It’s common to read about basketball players who don’t make it in the NBA and instead take gigs playing in Italy or Brazil, but in 2008, Virgin Islands native Kevin Sheppard signed up for the Iranian Super League, agreeing to lead a brand new team of young players for an owner who believed that bringing in an American would help him win a championship in his first year. Till Schauder’s The Iran Job follows Sheppard’s Iranian adventure, as he adjusts not just to the language barrier and the political anxieties, but also to a different kind of basketball. Sheppard plays a 24-game schedule in a 13-team league, where the top eight teams advance to the playoffs, and each team is only allowed two foreign players. (Sheppard’s best friend and roommate is his team’s other foreigner, a 7-foot-tall Serbian.) The crowds—separated by gender—dance and sing throughout the games, and are scandalized when Sheppard is caught on camera kicking a bucket on the sidelines in anger. But soon Sheppard’s instincts kick in, and his team begins rising in the standings.
For the most part, The Iran Job follows the arc of a traditional misfits-make-good sports comedy, though beyond some early details about how the league works, it’s sparse on basketball details. (What is life like for the other foreign players—Americans especially? How do the Iranian players feel about being treated as second-class? Foreigners make twice what the regular players make, but is that a decent wage?) Schauder seems more interested in providing cultural and historical context. He focuses on the religious and anti-American wall posters in the streets, and shows how the election of President Barack Obama affected life in Iran, where some began to feel that the entire world was about to change for the better.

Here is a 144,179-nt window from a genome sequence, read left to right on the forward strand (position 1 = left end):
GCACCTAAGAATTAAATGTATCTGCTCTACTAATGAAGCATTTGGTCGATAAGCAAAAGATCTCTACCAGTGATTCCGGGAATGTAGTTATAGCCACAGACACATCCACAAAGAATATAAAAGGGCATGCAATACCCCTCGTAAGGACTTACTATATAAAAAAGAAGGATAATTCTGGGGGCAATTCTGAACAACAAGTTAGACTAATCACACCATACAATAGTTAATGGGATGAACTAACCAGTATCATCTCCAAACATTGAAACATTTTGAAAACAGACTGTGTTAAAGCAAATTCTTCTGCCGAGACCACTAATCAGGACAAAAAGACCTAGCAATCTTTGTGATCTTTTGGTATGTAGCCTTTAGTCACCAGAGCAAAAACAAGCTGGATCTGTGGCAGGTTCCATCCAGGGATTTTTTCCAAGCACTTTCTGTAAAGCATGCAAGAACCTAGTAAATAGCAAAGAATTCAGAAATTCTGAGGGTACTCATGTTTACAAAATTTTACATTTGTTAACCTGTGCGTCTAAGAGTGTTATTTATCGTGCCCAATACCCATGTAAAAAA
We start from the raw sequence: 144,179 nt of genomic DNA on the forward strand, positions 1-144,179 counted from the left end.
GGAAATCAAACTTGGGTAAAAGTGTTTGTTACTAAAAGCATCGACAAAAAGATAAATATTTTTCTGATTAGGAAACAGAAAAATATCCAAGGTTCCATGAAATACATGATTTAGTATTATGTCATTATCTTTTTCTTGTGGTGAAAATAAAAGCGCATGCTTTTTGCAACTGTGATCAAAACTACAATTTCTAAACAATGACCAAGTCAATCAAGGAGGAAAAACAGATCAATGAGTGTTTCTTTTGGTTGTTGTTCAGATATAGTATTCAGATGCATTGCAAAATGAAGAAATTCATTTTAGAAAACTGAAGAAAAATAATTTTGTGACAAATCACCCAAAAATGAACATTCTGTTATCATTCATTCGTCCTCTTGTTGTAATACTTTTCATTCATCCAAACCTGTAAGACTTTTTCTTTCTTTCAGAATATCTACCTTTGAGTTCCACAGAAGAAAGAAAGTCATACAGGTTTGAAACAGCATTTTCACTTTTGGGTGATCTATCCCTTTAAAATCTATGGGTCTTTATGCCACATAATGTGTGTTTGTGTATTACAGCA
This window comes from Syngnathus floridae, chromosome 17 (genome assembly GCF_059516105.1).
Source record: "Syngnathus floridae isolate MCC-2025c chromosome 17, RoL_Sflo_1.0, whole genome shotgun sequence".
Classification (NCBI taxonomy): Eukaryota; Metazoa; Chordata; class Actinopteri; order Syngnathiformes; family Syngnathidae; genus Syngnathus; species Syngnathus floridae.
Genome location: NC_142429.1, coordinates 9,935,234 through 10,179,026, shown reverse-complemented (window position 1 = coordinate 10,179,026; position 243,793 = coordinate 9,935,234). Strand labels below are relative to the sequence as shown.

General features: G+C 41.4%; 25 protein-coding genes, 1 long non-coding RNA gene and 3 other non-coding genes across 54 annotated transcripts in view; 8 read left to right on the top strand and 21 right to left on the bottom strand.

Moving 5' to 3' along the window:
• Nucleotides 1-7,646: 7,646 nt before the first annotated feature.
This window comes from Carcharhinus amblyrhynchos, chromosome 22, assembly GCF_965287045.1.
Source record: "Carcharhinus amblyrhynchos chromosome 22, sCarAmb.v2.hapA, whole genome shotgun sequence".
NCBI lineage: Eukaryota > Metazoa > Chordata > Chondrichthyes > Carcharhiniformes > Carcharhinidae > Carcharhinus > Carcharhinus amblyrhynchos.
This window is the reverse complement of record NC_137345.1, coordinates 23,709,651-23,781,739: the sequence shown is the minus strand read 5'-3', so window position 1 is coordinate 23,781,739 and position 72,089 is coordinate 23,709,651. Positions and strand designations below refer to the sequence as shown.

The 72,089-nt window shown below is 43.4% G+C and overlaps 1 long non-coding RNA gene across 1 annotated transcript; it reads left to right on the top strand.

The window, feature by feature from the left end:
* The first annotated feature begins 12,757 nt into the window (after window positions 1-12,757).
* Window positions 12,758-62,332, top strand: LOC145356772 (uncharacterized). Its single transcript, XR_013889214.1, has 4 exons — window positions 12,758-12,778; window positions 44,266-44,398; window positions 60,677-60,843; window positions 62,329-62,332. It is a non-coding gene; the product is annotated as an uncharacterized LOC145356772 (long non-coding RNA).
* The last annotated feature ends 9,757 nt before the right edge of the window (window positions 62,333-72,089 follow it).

The sports drama gives The Iran Job a strong hook, while the cultural context enriches the movie’s real story, which is less about Sheppard’s life in Iran than about the people he meets. After puzzling over a country where he has trouble getting Internet access but has 100 sex channels on his satellite TV, and where he can only buy fake beer in public markets, but can get super-alcoholic beer elsewhere, Sheppard starts to get a handle on Iran’s contradictions when he befriends three professional women. His new companions are opinionated and vivacious, even though they know they’re under constant threat of arrest for casual improprieties. They help transform The Iran Job from a fish-out-of-water movie into a documentary about the people who persevere through whatever craziness their governments and their chosen careers thrust upon them.